Warrior usually had a compact control of his music from the first beat to the last. People described him as the one musician who occupied the central stage, touching the right issues the right way and at the right pace. He was a national figure singing for unity, peace, and progress. His 1980 album Obi Nwanne was a message of hope for his country. He appealed to state governors and the president for continuous transparency in the leadership process. Sir Warrior was continuously held in esteem as one of the few artists with an inborn instinct of the nature of the musical note. With his distinctive personality and guitar style, he attracted numerous fans all over the world. The philosophy of this man can be summarized in the following ten precepts:

  1. "Change is inevitable"
  2. "No one sees it all or has it all"
  3. "No individual is an island"
  4. "The wise chooses according to his ability"
  5. "The successful humbly grows outwardly starting from his niche"
  6. "Principled patience and humility do not mean weakness or fear"
  7. "Everyone deserves decent treatment, the benefit of the doubt, and even a second chance"
  8. "Freedom for all and the common good are the foundations of progress"
  9. "Our message is for the betterment of the world"
  10. "Every act or thought has its repercussion and reward"

Perfecting the Beat

Christogonus Ezebuiro Obinna, UDSW

Sir Warrior's music showed a consistent mixture of luster and class. Perfecting the beat was the order of his band. Something easily noticed is that Warrior's songs are generally swifter and brisker than those of his Igbo contemporaries. The tonal architecture, the melody, and the harmony of his music are perhaps the greatest in the history of highlife music. He embedded superb themes in each of his songs. The allegro was all the more kitted through the fingers of the guitarist Dansatch Emeka Opara, who on Warrior's death wept and said, "I felt that I had lost a rare gem, a powerful vocalist".[1] Warrior integrated various sheds of highlife that relate to various age sets and various occasions. It is for these reasons that his songs remain in such a high demand. His 1978 album Nwanne Awu Enyi is one of the best Igbo highlife ever. That album manifested an all-encompassing guitar work. It was a fine rhythm, and it sold more than any Igbo music. In 1987, the track Onye Egbula Nwanne Ya immediately went gold. The epicurean guitar style of that track carried highlife music to another level. There were rich piano works in such luxurious tracks like Anyi Ga-Ebi and Kwukwaa Eziokwu. As a further testament of his originality, Warrior once again distinguished himself with his 1994 release of Ofe Owerri. The album marked a milestone in the revolution of highlife music, as it employed grandeur of beating so fascinating that it was voted the Igbo music of the year. The track Uwa Chiga Achiga from this very album remains an all-time favourite.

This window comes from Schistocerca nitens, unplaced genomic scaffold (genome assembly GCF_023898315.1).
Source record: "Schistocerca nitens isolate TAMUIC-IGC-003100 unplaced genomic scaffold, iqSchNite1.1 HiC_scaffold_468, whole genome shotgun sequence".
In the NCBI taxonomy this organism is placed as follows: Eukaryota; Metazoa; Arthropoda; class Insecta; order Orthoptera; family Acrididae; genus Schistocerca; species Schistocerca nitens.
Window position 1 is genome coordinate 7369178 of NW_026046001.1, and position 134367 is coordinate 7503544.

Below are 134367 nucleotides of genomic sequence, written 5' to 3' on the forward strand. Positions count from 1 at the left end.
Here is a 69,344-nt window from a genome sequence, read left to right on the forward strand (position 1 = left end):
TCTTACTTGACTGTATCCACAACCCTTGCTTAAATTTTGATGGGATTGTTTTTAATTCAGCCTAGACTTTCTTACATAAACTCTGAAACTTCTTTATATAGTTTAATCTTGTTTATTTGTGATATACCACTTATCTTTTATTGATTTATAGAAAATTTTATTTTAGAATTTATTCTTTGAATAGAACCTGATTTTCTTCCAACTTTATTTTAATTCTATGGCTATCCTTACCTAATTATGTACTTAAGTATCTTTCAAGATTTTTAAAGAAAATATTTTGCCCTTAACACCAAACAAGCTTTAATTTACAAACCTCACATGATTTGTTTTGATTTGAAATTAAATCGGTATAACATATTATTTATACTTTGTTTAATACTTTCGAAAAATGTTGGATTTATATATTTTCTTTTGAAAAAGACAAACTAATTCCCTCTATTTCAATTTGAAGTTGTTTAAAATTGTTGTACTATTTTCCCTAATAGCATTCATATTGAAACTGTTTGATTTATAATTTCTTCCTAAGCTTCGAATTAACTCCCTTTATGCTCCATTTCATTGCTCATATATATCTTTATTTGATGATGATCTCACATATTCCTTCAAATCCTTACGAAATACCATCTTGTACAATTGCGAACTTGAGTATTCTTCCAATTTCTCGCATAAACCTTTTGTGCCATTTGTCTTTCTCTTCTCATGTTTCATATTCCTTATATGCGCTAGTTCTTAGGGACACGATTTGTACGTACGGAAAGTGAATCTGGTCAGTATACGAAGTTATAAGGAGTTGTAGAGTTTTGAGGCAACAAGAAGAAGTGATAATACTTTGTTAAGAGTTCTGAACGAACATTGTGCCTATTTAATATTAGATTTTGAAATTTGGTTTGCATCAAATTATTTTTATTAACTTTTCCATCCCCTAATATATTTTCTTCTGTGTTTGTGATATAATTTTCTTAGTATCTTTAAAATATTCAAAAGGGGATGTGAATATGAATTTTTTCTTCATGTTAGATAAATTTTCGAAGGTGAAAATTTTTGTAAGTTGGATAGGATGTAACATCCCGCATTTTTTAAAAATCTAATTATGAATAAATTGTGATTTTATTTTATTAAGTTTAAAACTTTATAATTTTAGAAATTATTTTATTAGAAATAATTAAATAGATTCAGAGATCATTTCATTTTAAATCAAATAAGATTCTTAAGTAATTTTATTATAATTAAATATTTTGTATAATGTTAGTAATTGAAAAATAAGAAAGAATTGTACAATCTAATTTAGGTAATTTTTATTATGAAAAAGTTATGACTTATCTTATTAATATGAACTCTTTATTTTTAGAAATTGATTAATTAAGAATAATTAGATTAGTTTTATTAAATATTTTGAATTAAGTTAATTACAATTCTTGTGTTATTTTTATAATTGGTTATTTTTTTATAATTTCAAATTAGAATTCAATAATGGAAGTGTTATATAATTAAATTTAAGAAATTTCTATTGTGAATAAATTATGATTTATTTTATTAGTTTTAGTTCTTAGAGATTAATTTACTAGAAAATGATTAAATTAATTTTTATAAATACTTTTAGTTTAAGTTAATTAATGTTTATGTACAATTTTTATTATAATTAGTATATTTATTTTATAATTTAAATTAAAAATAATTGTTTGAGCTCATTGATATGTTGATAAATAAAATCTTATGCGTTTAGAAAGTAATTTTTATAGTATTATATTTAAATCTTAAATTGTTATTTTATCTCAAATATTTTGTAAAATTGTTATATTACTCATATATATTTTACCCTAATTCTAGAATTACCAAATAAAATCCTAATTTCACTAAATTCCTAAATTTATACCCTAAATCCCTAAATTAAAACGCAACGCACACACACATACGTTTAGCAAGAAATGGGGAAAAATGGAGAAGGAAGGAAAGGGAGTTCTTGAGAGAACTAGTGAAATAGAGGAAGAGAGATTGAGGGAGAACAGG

This generous, erudite and very likable personality often talked about the importance of humaneness and charity to the less-privileged. A man of numerous titles and vast wealth, Warrior himself built channels through which he gave back to the society. He extended his goodwill hand to the church and formed organizations that helped the needy. He emphasized justice and the dignity of man. He asked whether existence itself is worth it. Of these, he concluded that “we came into this world in the center of night, and that is the root of the problem”. In other words, our sight is very limited. So, we cannot be definitely certain of anything. Nonetheless, he said that to experience existence is better than not. As the world is slippery, he sang, one encounters both the good and the ugly: A gbakwuru ajo mmadu, a gbakwuru ajo mmuo. And for those that never see the good side of life, he reminded them that “it is with the accumulation of one’s good time on earth that one departs to the other dimension”. Therefore, it should be known that there is no one for whom it is good. One should be happy and jovial and take things easy step by step without nagging and much ado. Sir Warrior believed in the power of self reflection. He praised the souls that chose to do good. This was his fundamental philosophy of wisdom.

Successful career

Christogonus Ezebuiro Obinna, UDSW

Dr. Sir Warrior is the father of modern highlife instrumentation. His works are being studied and classified. Igbo academics gathered to include the learning of the legend's lyrics in Music subject in the curriculum. His journey on earth produced beautiful and everlasting tones. He lived a fulfilled life by laying the foundations of modern highlife music and helping it evolve to higher levels. Sir Warrior was the first artist to gear highlife music towards the metaphysical realm. In the Igbo world, highlife is the music that blends tradition with universal truth and metaphysical feeling. It is like the Igbo form of Classical Music, and Sir Warrior contributed to making it flow in that direction.